EIB provides SEK 4,000m (approx. €368m) loan for the renovation of the Slussen area in central Stockholm.
Financing will support the renewal of the old locks, as well as the construction of an intermodal transport hub for buses and ferries, and new pedestrian and cycle paths.
The European Investment Bank (EIB) has signed a SEK 4 billion loan with the City of Stockholm to finance the renovation of the “Slussen” area in the city centre. The financing will be used for a complete makeover of the area named after the locks between Lake Mälaren and the Baltic Sea. The related works include not only the renewal of the 85-year old locks and the road bridges on top of the lock, but also the construction of a new bus terminal, which links to an intermodal transport hub called “Atrium”, which will connect buses, metros, regional trains and the Skärgård-ferries. Furthermore, the area will get new bus lanes and bicycle and pedestrian paths.
EIB Vice-President Thomas Östros, noted: “The European Investment Bank is very happy to support this project, which will further enable sustainable urban transport in Stockholm and also improves the climate resilience of key transport infrastructure in the city. It is a great example of how Europe can be important on a very local level, and a signal for cities in all of Europe that the EIB can make a difference when it comes to supporting sustainable urban renewal.”
Sofie Nilvall, Treasurer of Stockholm Stad, said: “The City of Stockholm greatly appreciates the opportunity to use loans made available by EIB in order to, in part, finance large infrastructure projects such as the new Slussen. To the City of Stockholm, it is a good complement to the City’s funding through the bond market.”
The lock and the road bridges on top need renewal after an 85-year service life, leading the City to design a new masterplan for the area. The new layout of the Slussen area aims to prioritise public transport, cyclists and pedestrians, and also enlarge the capacity of the main bus terminal. The works will also improve the transfer between urban transport and ferries, whereas the new lock will improve the water management for the Mälaren Lake. All in all, the makeover is expected to increase the attractiveness of the area for both businesses and visitors.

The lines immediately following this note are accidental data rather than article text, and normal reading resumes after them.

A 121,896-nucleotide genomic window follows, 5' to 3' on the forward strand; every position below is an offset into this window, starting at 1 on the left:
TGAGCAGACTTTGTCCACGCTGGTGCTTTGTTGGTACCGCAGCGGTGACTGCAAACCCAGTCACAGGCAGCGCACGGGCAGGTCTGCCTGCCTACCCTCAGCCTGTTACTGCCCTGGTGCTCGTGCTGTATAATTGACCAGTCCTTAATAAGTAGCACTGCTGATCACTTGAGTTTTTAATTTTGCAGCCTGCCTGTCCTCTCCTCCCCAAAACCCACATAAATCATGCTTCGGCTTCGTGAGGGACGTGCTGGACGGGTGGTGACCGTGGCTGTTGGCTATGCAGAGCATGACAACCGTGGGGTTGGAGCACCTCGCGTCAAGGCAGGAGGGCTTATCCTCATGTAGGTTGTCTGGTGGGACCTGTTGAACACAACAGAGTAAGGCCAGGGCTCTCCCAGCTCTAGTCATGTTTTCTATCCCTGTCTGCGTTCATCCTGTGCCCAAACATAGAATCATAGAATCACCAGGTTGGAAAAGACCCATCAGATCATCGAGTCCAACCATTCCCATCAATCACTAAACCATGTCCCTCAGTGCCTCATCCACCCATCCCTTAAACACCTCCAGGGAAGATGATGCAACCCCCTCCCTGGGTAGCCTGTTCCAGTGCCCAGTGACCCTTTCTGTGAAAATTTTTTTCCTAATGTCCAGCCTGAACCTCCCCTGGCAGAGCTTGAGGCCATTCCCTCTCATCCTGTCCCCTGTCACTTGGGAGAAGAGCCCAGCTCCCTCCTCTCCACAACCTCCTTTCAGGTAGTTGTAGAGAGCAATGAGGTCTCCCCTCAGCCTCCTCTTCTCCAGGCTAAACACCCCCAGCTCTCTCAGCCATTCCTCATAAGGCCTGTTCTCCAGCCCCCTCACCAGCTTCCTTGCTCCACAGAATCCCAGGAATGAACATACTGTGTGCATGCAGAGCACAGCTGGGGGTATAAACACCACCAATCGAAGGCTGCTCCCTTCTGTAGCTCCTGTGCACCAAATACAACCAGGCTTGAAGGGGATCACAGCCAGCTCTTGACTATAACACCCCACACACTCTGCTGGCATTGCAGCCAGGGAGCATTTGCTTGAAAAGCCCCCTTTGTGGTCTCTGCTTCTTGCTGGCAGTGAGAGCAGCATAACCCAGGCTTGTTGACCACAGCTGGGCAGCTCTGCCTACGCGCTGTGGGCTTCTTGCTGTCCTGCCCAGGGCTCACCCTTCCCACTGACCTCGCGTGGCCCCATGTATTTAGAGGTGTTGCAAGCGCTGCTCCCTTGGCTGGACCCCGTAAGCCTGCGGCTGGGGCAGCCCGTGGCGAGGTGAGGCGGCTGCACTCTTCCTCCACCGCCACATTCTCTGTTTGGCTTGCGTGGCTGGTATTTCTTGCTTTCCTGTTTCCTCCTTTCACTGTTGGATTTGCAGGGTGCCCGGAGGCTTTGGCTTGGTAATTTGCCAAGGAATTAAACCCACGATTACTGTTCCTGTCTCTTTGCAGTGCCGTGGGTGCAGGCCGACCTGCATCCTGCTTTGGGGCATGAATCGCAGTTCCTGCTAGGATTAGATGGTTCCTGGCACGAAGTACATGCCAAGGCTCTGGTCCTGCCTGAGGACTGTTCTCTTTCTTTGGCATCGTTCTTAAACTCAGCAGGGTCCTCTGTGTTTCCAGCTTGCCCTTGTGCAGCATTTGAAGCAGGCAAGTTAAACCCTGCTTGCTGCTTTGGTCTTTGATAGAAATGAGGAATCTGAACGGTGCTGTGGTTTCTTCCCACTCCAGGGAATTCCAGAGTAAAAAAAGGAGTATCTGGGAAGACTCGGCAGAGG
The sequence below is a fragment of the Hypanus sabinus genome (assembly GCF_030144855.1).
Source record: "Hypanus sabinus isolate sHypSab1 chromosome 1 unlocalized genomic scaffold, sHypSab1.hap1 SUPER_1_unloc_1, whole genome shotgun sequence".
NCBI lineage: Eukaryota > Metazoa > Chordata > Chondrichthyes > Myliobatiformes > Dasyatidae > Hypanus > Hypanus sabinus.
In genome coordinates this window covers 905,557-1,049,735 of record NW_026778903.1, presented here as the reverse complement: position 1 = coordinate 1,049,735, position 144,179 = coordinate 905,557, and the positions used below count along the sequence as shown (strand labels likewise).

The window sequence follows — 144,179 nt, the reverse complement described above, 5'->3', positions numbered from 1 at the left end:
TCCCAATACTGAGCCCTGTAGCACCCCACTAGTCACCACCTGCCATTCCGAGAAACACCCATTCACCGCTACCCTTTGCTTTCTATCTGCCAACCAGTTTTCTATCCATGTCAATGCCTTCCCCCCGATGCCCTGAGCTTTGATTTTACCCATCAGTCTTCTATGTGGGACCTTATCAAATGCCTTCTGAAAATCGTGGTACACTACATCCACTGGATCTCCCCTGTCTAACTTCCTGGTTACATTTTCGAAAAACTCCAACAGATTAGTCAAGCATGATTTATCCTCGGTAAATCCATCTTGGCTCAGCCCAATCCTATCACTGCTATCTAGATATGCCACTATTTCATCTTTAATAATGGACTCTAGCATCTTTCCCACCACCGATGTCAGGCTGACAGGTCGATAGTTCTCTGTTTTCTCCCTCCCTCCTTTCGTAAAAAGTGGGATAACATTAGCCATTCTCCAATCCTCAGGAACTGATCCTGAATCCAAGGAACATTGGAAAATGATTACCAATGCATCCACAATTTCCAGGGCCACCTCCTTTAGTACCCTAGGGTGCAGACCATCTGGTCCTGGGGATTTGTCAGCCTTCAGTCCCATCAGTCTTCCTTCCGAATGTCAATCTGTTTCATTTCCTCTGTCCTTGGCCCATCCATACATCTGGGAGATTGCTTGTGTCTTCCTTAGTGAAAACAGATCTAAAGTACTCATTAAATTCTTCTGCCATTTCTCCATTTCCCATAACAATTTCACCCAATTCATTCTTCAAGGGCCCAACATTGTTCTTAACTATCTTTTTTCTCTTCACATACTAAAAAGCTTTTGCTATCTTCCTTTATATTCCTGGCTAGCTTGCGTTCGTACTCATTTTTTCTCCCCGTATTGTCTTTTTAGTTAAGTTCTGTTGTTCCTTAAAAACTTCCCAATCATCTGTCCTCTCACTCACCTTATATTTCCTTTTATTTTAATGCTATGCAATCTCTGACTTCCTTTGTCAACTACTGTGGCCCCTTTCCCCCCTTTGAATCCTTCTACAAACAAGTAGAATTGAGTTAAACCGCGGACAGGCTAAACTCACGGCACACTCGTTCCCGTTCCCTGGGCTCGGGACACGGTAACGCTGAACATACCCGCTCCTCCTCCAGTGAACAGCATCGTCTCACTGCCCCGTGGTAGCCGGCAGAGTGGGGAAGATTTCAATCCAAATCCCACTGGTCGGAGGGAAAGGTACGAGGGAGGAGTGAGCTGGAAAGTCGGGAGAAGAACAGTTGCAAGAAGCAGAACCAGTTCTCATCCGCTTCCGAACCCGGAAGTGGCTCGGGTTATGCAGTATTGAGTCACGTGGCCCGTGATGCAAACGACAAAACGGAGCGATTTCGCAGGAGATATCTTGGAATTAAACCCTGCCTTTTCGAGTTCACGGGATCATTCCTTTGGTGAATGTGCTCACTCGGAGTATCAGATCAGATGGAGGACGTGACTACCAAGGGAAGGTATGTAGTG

The project involves a full replacement of the critical water and transportation infrastructure, the works include:
i) Reconstruction and improvement of locks, including new discharge channels that increase the drainage capacity fivefold.
ii) Reconstruction of road bridges on top of the locks, adding bus lanes and pedestrian lanes.
iii) New underground bus terminal blasted into the rock, with a capacity of 40 bus platforms.
iv) Construction of an underground intermodal hub (the so-called Atrium), connecting metro, bus, regional rail and the ferries.
v) Construction of new cycling paths including a new bicycle bridge across the river.
vi) Establishment of new public spaces and foot paths as well as new spaces for shops and offices
Over the coming years the new construction project will be one of the biggest infrastructure projects in Flanders, with 255 people working daily on building the biggest lock in the world. The lock is due to open in 2016 and will cost around EUR 340 million of which 50% will be financed by the EIB.
This morning, the EIB took part in the inauguration of the fourth lock in the Belgian town of Lanaye, close to Liege and just across the border from the Dutch city of Maastricht. In the company of several Belgian and Dutch Ministers and EIB Vice President Pim van Ballekom, King Philip of the Belgians officially inaugurated the new 225x25 meter lock, before moving on to open a new river harbour facility called Trilogiport near Liege.